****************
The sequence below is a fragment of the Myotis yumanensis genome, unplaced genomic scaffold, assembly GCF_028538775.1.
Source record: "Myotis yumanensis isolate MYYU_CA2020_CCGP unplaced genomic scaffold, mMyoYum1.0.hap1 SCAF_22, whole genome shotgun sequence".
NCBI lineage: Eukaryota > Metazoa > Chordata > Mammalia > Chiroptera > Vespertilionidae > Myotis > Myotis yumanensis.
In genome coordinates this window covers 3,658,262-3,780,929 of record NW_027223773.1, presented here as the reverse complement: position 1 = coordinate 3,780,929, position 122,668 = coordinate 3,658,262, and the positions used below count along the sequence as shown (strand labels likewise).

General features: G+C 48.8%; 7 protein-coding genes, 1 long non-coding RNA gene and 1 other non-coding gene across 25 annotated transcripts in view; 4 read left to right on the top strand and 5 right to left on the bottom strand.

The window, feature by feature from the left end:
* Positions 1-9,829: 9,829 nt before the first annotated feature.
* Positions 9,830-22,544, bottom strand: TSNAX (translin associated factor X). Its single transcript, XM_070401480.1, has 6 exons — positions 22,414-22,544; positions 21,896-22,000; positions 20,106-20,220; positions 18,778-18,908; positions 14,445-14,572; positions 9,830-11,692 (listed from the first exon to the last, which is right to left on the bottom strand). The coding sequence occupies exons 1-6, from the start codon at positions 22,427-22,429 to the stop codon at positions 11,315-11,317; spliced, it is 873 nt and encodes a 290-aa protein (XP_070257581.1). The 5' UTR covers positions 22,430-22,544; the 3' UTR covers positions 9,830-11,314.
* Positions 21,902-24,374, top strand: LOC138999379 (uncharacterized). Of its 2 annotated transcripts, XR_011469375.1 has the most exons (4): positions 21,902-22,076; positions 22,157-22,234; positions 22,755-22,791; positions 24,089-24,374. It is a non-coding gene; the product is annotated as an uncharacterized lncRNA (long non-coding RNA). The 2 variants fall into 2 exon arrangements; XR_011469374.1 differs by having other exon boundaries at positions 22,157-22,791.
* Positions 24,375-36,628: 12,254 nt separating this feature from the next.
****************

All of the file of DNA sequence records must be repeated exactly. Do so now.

The sequence below is a fragment of the Myotis yumanensis genome, unplaced genomic scaffold, assembly GCF_028538775.1.
Source record: "Myotis yumanensis isolate MYYU_CA2020_CCGP unplaced genomic scaffold, mMyoYum1.0.hap1 SCAF_22, whole genome shotgun sequence".
NCBI lineage: Eukaryota > Metazoa > Chordata > Mammalia > Chiroptera > Vespertilionidae > Myotis > Myotis yumanensis.
In genome coordinates this window covers 3,658,262-3,780,929 of record NW_027223773.1, presented here as the reverse complement: position 1 = coordinate 3,780,929, position 122,668 = coordinate 3,658,262, and the positions used below count along the sequence as shown (strand labels likewise).

General features: G+C 48.8%; 7 protein-coding genes, 1 long non-coding RNA gene and 1 other non-coding gene across 25 annotated transcripts in view; 4 read left to right on the top strand and 5 right to left on the bottom strand.

The window, feature by feature from the left end:
* Positions 1-9,829: 9,829 nt before the first annotated feature.
* Positions 9,830-22,544, bottom strand: TSNAX (translin associated factor X). Its single transcript, XM_070401480.1, has 6 exons — positions 22,414-22,544; positions 21,896-22,000; positions 20,106-20,220; positions 18,778-18,908; positions 14,445-14,572; positions 9,830-11,692 (listed from the first exon to the last, which is right to left on the bottom strand). The coding sequence occupies exons 1-6, from the start codon at positions 22,427-22,429 to the stop codon at positions 11,315-11,317; spliced, it is 873 nt and encodes a 290-aa protein (XP_070257581.1). The 5' UTR covers positions 22,430-22,544; the 3' UTR covers positions 9,830-11,314.
* Positions 21,902-24,374, top strand: LOC138999379 (uncharacterized). Of its 2 annotated transcripts, XR_011469375.1 has the most exons (4): positions 21,902-22,076; positions 22,157-22,234; positions 22,755-22,791; positions 24,089-24,374. It is a non-coding gene; the product is annotated as an uncharacterized lncRNA (long non-coding RNA). The 2 variants fall into 2 exon arrangements; XR_011469374.1 differs by having other exon boundaries at positions 22,157-22,791.
* Positions 24,375-36,628: 12,254 nt separating this feature from the next.